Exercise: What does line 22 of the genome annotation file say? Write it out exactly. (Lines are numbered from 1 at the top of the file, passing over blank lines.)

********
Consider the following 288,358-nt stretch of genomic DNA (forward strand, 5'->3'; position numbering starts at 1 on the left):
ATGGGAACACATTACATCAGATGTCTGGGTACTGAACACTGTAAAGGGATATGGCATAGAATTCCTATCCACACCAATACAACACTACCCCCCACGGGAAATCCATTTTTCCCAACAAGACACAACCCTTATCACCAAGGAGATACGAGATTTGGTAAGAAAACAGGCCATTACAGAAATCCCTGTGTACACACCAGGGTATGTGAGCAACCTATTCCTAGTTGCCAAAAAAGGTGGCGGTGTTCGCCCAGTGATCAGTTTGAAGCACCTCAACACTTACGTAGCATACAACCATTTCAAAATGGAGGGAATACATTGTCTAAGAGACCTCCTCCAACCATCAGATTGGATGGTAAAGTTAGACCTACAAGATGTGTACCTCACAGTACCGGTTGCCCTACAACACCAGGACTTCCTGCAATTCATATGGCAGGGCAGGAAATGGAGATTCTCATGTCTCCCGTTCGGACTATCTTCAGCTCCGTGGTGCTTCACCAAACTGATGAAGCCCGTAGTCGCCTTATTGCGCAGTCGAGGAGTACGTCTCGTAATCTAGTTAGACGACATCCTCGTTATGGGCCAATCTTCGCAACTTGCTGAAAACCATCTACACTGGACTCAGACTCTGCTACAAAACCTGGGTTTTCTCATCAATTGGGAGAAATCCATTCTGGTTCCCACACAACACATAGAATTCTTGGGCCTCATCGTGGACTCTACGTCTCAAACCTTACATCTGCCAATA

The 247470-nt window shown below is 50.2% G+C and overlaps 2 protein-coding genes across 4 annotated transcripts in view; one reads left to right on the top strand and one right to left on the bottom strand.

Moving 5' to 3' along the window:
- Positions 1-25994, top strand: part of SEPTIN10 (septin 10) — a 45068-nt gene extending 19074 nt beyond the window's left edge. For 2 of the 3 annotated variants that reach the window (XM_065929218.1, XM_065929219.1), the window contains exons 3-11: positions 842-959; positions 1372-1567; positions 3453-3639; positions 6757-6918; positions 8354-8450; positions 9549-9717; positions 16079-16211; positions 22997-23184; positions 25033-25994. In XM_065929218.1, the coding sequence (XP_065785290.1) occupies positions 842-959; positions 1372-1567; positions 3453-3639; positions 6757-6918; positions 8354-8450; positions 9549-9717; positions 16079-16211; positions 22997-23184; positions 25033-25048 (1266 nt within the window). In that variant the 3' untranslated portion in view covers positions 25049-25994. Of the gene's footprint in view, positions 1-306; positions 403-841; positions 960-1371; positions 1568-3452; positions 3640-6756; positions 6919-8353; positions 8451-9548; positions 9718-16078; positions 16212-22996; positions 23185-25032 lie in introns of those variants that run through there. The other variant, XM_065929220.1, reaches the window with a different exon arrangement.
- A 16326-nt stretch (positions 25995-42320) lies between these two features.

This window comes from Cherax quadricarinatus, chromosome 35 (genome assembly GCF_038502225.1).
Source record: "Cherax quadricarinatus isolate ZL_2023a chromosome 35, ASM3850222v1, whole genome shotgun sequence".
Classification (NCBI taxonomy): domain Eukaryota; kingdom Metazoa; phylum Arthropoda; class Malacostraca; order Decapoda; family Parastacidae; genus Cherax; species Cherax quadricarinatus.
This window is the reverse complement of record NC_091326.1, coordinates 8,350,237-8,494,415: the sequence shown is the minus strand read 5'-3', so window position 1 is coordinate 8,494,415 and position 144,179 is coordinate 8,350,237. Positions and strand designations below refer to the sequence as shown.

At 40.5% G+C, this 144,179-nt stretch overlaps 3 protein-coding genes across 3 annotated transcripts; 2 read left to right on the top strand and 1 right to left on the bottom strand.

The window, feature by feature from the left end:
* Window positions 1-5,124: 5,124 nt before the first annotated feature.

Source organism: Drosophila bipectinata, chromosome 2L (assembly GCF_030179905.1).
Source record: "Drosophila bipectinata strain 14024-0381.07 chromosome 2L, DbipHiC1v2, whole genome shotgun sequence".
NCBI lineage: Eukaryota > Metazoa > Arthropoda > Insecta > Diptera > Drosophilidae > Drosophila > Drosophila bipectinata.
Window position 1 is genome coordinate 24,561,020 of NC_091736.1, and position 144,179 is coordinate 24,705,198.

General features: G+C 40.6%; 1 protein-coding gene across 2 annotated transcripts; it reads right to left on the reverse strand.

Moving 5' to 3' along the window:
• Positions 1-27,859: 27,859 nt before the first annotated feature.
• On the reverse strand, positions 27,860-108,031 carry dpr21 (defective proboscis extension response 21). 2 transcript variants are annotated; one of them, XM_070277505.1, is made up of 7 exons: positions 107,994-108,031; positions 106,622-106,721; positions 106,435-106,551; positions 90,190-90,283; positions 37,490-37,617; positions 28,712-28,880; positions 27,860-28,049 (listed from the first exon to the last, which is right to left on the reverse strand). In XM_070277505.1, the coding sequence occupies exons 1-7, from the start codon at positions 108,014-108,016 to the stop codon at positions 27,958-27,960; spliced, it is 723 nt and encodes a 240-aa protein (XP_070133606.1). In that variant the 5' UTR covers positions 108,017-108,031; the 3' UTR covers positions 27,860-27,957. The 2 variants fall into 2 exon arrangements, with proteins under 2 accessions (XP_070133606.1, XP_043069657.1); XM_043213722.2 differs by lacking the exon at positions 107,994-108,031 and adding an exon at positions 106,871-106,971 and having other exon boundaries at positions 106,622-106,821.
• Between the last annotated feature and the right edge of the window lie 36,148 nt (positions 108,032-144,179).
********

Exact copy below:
• Between the last annotated feature and the right edge of the window lie 36,148 nt (positions 108,032-144,179).